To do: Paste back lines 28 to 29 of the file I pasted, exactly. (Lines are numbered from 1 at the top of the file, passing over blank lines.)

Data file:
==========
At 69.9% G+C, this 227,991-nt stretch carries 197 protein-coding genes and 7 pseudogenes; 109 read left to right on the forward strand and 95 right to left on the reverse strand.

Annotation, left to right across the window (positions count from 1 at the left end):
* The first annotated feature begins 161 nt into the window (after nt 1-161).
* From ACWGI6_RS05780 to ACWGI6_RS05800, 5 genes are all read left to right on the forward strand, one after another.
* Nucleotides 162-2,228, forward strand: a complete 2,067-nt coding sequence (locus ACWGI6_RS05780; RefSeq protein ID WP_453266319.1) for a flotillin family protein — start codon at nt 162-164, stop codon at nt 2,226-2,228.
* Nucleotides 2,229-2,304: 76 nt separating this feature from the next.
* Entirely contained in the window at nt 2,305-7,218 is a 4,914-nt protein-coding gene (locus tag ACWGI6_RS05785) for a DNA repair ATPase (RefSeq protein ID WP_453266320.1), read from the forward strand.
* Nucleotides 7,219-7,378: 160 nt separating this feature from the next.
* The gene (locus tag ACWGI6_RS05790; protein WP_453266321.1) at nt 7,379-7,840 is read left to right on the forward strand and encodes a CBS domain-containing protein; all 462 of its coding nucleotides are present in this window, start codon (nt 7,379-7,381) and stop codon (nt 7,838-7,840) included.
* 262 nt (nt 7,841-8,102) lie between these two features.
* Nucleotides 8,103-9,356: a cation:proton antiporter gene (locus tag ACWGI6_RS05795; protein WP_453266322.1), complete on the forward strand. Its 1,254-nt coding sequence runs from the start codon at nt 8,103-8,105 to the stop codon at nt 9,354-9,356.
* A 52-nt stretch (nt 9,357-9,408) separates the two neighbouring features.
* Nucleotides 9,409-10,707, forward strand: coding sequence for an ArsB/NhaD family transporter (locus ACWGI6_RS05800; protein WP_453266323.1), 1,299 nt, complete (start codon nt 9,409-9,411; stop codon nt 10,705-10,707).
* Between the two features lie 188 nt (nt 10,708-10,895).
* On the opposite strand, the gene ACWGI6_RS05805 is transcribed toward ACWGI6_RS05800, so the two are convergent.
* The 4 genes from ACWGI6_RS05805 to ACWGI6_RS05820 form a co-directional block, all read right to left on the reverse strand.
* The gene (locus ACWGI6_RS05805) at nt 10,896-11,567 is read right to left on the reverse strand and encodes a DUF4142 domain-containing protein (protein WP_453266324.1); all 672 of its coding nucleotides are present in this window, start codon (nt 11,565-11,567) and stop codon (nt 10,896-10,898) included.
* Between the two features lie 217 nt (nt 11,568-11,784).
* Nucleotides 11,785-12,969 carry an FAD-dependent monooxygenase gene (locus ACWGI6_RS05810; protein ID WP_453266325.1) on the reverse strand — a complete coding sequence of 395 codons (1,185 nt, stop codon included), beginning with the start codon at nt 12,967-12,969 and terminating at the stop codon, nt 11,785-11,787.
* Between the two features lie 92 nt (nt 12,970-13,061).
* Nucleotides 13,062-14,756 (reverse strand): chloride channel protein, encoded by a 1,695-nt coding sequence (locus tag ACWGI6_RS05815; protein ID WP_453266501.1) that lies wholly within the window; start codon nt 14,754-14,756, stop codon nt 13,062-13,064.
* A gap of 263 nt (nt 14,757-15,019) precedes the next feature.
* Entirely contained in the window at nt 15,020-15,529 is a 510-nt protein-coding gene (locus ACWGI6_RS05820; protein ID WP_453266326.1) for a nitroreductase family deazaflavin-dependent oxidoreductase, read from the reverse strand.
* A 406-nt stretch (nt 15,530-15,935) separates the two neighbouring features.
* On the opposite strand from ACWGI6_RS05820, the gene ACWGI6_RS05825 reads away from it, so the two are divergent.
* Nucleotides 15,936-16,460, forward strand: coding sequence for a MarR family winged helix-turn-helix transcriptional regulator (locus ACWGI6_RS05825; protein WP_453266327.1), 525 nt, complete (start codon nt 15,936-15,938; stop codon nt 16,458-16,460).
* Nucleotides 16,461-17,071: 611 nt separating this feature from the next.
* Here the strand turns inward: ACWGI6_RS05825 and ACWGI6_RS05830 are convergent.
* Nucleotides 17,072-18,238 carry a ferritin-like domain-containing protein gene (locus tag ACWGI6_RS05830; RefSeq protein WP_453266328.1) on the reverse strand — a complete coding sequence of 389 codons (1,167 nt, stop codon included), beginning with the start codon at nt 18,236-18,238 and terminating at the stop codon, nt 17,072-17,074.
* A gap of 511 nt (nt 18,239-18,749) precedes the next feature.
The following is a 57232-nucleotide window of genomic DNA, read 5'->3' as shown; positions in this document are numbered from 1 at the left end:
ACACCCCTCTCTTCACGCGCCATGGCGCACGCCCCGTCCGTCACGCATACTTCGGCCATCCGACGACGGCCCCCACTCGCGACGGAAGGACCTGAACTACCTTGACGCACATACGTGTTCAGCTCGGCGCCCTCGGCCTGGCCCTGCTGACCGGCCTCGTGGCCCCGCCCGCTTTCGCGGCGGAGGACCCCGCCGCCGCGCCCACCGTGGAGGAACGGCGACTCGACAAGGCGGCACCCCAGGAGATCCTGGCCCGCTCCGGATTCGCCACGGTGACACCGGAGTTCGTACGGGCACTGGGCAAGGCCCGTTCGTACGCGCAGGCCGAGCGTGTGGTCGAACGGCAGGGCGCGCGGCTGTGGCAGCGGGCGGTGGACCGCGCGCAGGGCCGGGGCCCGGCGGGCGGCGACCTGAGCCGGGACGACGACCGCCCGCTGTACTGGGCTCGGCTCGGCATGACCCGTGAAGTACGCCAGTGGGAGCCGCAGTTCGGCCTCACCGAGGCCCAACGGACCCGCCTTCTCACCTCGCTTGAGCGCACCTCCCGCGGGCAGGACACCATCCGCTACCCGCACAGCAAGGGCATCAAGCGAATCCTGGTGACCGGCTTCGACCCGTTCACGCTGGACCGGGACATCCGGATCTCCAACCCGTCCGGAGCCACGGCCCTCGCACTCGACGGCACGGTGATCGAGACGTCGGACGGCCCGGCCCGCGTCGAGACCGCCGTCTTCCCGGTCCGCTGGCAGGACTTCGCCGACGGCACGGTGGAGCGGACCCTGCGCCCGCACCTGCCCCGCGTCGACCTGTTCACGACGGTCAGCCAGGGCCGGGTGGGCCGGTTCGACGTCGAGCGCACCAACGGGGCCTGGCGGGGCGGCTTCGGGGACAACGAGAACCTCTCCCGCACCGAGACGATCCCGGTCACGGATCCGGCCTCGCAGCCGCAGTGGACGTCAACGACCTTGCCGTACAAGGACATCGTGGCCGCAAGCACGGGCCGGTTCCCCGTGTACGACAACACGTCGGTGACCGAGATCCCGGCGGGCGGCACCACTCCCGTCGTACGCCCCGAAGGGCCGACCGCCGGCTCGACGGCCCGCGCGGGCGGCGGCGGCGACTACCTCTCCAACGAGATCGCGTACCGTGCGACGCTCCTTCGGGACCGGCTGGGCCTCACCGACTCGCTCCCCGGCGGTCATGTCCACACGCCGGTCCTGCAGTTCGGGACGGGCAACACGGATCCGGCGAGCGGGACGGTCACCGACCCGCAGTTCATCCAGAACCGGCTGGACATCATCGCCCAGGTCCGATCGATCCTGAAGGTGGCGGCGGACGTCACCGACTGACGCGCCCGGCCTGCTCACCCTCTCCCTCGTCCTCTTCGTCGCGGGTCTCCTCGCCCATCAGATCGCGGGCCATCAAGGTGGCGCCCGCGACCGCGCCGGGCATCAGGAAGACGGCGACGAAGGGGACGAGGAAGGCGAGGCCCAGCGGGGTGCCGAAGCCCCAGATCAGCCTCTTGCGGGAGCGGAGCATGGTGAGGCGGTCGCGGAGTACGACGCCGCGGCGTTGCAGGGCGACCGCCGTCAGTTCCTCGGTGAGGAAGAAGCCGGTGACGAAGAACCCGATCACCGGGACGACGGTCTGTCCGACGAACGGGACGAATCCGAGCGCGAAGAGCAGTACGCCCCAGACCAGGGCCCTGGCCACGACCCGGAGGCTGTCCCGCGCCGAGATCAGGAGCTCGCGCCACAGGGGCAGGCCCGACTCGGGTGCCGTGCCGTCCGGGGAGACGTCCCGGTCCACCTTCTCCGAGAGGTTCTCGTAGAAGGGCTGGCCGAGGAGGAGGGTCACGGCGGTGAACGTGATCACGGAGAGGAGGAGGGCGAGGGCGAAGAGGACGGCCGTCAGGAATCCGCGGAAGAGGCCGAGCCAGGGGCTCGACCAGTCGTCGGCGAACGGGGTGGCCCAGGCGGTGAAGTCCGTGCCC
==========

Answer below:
* Here the strand turns inward: ACWGI6_RS05825 and ACWGI6_RS05830 are convergent.
* Nucleotides 17,072-18,238 carry a ferritin-like domain-containing protein gene (locus tag ACWGI6_RS05830; RefSeq protein WP_453266328.1) on the reverse strand — a complete coding sequence of 389 codons (1,167 nt, stop codon included), beginning with the start codon at nt 18,236-18,238 and terminating at the stop codon, nt 17,072-17,074.